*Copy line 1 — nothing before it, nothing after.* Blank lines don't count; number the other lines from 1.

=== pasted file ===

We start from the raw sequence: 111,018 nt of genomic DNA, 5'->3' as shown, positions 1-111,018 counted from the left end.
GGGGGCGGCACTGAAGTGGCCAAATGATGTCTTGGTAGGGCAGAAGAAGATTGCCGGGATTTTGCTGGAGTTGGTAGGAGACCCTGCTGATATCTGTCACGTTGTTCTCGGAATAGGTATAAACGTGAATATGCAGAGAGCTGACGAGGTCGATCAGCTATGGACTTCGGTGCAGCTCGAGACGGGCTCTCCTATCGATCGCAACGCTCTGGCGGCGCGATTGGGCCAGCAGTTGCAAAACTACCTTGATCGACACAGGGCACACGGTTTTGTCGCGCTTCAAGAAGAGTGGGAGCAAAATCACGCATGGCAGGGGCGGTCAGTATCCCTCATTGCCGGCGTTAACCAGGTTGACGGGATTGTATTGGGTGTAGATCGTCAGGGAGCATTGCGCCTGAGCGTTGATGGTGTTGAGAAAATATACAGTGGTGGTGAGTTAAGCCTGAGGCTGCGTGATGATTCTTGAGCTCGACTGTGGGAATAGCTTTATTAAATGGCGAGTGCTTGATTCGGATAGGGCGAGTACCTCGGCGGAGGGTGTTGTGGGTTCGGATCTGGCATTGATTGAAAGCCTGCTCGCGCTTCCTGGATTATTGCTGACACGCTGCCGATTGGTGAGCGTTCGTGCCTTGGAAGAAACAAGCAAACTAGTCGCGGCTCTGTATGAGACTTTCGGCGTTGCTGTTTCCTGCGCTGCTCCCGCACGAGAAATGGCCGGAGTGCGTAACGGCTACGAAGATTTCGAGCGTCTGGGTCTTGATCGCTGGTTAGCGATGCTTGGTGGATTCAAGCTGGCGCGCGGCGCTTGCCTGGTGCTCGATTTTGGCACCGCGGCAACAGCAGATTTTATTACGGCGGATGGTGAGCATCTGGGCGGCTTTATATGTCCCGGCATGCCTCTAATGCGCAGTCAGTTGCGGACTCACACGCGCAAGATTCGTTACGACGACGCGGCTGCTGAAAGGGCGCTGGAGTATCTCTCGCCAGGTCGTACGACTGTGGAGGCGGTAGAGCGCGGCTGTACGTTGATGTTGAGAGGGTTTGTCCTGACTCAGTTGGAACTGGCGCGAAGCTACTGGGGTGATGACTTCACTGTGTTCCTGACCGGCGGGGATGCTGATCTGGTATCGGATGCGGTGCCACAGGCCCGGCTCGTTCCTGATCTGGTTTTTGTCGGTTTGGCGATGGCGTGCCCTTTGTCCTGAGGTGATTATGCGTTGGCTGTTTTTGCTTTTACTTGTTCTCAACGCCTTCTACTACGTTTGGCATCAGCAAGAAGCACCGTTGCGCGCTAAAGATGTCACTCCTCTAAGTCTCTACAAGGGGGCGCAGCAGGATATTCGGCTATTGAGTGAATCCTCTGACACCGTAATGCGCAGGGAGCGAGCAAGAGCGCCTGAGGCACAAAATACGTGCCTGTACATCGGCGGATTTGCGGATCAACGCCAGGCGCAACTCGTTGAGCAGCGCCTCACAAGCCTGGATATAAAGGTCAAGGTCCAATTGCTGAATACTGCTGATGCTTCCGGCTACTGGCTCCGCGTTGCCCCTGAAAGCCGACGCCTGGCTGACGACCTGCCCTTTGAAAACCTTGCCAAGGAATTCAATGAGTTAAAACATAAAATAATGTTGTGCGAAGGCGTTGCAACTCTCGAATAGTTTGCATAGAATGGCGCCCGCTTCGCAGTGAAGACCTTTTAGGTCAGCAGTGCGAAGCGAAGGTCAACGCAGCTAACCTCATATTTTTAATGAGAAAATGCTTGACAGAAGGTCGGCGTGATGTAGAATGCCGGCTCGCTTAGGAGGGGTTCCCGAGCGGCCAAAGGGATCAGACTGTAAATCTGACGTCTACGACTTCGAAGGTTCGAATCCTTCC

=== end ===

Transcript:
We start from the raw sequence: 111,018 nt of genomic DNA, 5'->3' as shown, positions 1-111,018 counted from the left end.